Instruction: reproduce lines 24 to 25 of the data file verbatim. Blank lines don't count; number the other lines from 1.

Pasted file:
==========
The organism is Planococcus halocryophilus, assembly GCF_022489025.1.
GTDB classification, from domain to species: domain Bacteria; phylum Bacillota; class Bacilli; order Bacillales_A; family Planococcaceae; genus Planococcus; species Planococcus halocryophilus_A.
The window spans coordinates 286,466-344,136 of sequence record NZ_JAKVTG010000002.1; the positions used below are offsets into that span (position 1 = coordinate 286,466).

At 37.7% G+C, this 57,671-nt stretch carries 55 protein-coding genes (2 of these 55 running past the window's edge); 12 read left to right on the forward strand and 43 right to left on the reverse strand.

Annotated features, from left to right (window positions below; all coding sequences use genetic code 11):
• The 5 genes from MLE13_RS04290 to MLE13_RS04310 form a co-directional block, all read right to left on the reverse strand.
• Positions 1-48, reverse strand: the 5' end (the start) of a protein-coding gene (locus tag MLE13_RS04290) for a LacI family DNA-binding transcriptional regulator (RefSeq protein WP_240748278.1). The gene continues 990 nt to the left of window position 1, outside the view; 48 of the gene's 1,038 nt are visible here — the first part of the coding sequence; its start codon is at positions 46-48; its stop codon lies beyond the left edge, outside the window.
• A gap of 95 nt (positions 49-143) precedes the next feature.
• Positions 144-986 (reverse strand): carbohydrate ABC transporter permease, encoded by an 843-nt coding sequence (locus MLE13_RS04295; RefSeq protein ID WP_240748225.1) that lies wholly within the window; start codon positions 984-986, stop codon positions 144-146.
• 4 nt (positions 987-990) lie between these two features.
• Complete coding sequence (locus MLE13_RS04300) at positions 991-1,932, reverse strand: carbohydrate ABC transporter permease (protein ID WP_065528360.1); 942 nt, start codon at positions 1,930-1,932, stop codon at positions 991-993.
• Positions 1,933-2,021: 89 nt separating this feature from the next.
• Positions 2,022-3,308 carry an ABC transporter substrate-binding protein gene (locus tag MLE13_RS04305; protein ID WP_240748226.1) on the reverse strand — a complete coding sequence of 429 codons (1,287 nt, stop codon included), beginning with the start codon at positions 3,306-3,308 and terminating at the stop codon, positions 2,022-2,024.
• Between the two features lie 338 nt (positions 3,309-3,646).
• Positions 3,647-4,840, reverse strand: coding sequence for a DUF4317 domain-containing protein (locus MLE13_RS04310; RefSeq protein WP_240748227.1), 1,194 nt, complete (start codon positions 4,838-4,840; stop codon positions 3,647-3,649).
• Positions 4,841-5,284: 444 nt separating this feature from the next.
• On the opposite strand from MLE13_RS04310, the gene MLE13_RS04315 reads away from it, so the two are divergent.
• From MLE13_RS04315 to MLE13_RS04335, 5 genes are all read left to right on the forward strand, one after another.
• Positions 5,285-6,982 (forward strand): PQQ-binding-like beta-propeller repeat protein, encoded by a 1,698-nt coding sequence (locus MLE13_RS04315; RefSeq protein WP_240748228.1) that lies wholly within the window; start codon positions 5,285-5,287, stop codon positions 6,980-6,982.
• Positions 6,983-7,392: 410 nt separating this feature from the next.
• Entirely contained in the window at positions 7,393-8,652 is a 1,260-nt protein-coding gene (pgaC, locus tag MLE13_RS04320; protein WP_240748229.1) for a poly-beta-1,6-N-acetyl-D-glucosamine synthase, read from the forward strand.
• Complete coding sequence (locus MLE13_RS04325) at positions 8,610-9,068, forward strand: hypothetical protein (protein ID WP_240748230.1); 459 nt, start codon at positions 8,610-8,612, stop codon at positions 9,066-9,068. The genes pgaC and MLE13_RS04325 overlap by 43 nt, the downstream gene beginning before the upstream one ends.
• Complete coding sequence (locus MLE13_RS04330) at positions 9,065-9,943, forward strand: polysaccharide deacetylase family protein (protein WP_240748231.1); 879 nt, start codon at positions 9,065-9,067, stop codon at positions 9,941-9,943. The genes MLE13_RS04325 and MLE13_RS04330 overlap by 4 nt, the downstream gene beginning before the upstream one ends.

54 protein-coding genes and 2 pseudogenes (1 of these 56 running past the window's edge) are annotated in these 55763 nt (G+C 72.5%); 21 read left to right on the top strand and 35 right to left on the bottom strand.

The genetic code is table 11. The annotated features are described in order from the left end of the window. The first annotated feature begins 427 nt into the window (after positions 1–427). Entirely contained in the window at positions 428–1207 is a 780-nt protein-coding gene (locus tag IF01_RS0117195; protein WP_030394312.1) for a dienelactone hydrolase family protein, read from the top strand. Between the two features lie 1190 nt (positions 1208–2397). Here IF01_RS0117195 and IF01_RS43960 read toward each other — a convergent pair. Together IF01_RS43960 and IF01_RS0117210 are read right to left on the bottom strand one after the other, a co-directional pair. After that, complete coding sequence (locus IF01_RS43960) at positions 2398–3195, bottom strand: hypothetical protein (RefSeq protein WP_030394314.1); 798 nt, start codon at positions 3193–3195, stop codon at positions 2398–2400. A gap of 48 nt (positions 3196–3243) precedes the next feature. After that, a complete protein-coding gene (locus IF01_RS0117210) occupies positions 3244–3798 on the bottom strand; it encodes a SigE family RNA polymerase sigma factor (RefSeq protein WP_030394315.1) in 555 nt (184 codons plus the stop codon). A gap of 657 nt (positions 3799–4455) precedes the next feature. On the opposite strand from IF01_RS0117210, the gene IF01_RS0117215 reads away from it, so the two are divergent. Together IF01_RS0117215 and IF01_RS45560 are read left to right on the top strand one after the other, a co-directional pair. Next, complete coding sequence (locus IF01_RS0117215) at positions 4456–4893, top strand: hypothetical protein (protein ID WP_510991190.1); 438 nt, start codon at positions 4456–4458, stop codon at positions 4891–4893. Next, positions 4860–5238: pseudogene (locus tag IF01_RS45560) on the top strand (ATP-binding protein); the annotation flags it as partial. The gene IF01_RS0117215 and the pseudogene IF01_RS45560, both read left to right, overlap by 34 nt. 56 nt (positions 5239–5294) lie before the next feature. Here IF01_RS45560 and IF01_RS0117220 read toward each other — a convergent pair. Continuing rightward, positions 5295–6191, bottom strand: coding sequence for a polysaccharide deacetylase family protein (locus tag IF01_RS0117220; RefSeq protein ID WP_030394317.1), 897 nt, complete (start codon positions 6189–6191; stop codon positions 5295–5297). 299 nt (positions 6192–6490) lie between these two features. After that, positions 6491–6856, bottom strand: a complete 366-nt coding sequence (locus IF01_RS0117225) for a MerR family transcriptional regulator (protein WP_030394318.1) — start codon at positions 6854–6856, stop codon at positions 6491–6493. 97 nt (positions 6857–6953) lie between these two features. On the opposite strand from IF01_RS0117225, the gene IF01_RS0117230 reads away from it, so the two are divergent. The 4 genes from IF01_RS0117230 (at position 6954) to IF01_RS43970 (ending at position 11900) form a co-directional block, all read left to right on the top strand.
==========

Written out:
54 protein-coding genes and 2 pseudogenes (1 of these 56 running past the window's edge) are annotated in these 55763 nt (G+C 72.5%); 21 read left to right on the top strand and 35 right to left on the bottom strand.

The genetic code is table 11. The annotated features are described in order from the left end of the window. The first annotated feature begins 427 nt into the window (after positions 1–427). Entirely contained in the window at positions 428–1207 is a 780-nt protein-coding gene (locus tag IF01_RS0117195; protein WP_030394312.1) for a dienelactone hydrolase family protein, read from the top strand. Between the two features lie 1190 nt (positions 1208–2397). Here IF01_RS0117195 and IF01_RS43960 read toward each other — a convergent pair. Together IF01_RS43960 and IF01_RS0117210 are read right to left on the bottom strand one after the other, a co-directional pair. After that, complete coding sequence (locus IF01_RS43960) at positions 2398–3195, bottom strand: hypothetical protein (RefSeq protein WP_030394314.1); 798 nt, start codon at positions 3193–3195, stop codon at positions 2398–2400. A gap of 48 nt (positions 3196–3243) precedes the next feature. After that, a complete protein-coding gene (locus IF01_RS0117210) occupies positions 3244–3798 on the bottom strand; it encodes a SigE family RNA polymerase sigma factor (RefSeq protein WP_030394315.1) in 555 nt (184 codons plus the stop codon). A gap of 657 nt (positions 3799–4455) precedes the next feature. On the opposite strand from IF01_RS0117210, the gene IF01_RS0117215 reads away from it, so the two are divergent. Together IF01_RS0117215 and IF01_RS45560 are read left to right on the top strand one after the other, a co-directional pair. Next, complete coding sequence (locus IF01_RS0117215) at positions 4456–4893, top strand: hypothetical protein (protein ID WP_510991190.1); 438 nt, start codon at positions 4456–4458, stop codon at positions 4891–4893. Next, positions 4860–5238: pseudogene (locus tag IF01_RS45560) on the top strand (ATP-binding protein); the annotation flags it as partial. The gene IF01_RS0117215 and the pseudogene IF01_RS45560, both read left to right, overlap by 34 nt. 56 nt (positions 5239–5294) lie before the next feature. Here IF01_RS45560 and IF01_RS0117220 read toward each other — a convergent pair. Continuing rightward, positions 5295–6191, bottom strand: coding sequence for a polysaccharide deacetylase family protein (locus tag IF01_RS0117220; RefSeq protein ID WP_030394317.1), 897 nt, complete (start codon positions 6189–6191; stop codon positions 5295–5297). 299 nt (positions 6192–6490) lie between these two features. After that, positions 6491–6856, bottom strand: a complete 366-nt coding sequence (locus IF01_RS0117225) for a MerR family transcriptional regulator (protein WP_030394318.1) — start codon at positions 6854–6856, stop codon at positions 6491–6493. 97 nt (positions 6857–6953) lie between these two features. On the opposite strand from IF01_RS0117225, the gene IF01_RS0117230 reads away from it, so the two are divergent. The 4 genes from IF01_RS0117230 (at position 6954) to IF01_RS43970 (ending at position 11900) form a co-directional block, all read left to right on the top strand.